Igniting Law Teaching is a conference coming up on March 20th that will feature all kinds of legal educators presenting their insights & projects into how the law school experience can be improved.
The conference happened last year as well — and all of the speakers’ individual videos are here for you to peruse. There’s lot of ideas to explore, especially for those who teach in law school, those who are law students (or considering going to law school), and even those working on ventures that involve teaching people the law. I keep finding links between thoughts about redesigning law school to help law students learn & train better — and thoughts about how to develop consumer-facing law products.
Here’s the schedule — you can tune into the livestream to watch in real time, or you can watch videos that will be posted up later.
9:00 am: Welcome and Introduction
Billie Jo Kaufman, American University Washington College of Law
Michele Pistone, Villanova University School of Law
9:15 am: Law Teaching in the 21st Century
Warren Binford, Willamette Univ. College of Law: How to Be the World’s Best Law Student
Susan Brooks, Drexel Law: Forming Resilient Lawyers
Jay Finkelstein, DLA Piper: Putting it Together: School by School
Shaun Jamison, Concord Law School: Get Out of the Way: Students Preparing Themselves for a Law Practice Future
Susan Nevelow Mart, Univ. of Colorado @ Boulder: Are Your Students 21st Century Researchers?
Jennifer Spreng, Arizona Summit Law School: Integrating First Year Courses
Emmy Reeves, Univ. of Richmond School of Law: Flipping Bar Prep
Craig Forcese, Univ. of Ottawa: Deploying Experts in a Flipped Classroom: Active Use of a Passive Learning Resource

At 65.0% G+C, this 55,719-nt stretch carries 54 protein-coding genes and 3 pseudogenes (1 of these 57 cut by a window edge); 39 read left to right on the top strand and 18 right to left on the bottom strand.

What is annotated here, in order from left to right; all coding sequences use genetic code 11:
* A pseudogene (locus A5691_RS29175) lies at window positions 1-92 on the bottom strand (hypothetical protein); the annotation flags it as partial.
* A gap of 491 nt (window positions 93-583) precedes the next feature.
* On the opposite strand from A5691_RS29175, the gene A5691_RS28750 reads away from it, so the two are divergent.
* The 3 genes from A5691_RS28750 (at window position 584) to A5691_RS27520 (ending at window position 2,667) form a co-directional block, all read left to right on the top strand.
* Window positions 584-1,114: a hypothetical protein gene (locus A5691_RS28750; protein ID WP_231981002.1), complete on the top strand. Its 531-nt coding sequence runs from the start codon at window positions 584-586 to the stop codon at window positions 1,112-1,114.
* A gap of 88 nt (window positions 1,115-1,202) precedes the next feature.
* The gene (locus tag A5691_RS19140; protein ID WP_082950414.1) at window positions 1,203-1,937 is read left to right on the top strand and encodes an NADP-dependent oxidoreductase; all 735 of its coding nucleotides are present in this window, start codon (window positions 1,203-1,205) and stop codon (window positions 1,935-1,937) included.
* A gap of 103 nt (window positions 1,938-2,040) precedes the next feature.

10:45 am – 11:00 am: Break
11:00 am: Applying Learning Theory to LegalEDucation
Deb Cohen, Univ. of District of Columbia: Unlearning: The Hardest Part of Law School
Jill Smith, Georgetown Law: Bringing Transliteracy to Legal Education
Sarah Booher, Duncan School of Law: Engendering Success for Kinesthetic Learners
Jeremiah Ho, Univ. of Mass School of Law: “Unhiding the Socratic Ball: Transparency in Teaching Law for the Digital Age”
11:45 am: The Art & Craft of Law Teaching
Nancy Millar, Arizona Summit School of Law: Teaching Perseverance: The Rewrite Loop
Michael Collatrella, McGeorge Pacific School of Law: What I Learned About Teaching Law from Being an Art Student
Richard Seamon, Univ. of Idaho College of Law: 5 Features of Effective Graphics
Tina Stark, Emory (retired): Couldn’t Be: Calling a Professor by Her First Name!
12:30 pm: Luncheon
1:30 pm: Using Technological Tools for Legal Education
Mark Edwards, William Mitchell College of Law: Using Content-Embedded Concept Maps as Casebook Replacements
Sydney Beckman, Duncan School of Law: Five Tips for Using Interactive Technology to Comply with ABA Standard 314
Audrey Fried, Univ. of Toronto: How to Use Online Discussion to Ignite Law Teaching
Matthew Homewood, Nottingham Law School: Mobile Devices in the Classrooms: Recognizing the Challenges, Embracing the Opportunities
Sarah Glassmeyer, CALI: OMG: What’s with all the Os?
2:30 pm: Pathways to Practice – Part 1
Paula Schaefer, Univ. of Tenn. College of Law: Tips for Finding Professionalism Lessons Hiding in Plain Sight in Every Casebook
Ryan Anderson, Bighorn Law: “Teams and Technology: How the New Breed of Attorney Operates”
Lucy Jewel, Univ. of Tenn. College of Law: Old School Rhetoric and New School Cognitive Science
Kristen Tiscione, Georgetown Law: Teaching Analysis as More than Arrangement
Ruth Anne Robbins, Rutgers School of Law-Camden: Writing the Client into the Argument: Image Decision, Word-Choice Precision.
3:30 pm – 3:45 pm: Break
3:45 pm: Pathways to Practice – Part 2
Amy Taylor, American Univ. WCL: The Four Dimensions of Legal Research
Shannon Salter, UBC Faculty of Law: Unprecedented: Teaching Law Students to Think Like Law Reformers
Jill Engle, Penn State Law: Helping Your Law Students Find Their Professional Identity Through Reflective Learning: Professor’s Perspective
Courtney Kiehl, Penn State Law: Helping Your Law Students Find Their Professional Identity Through Reflective Learning: Student’s Perspective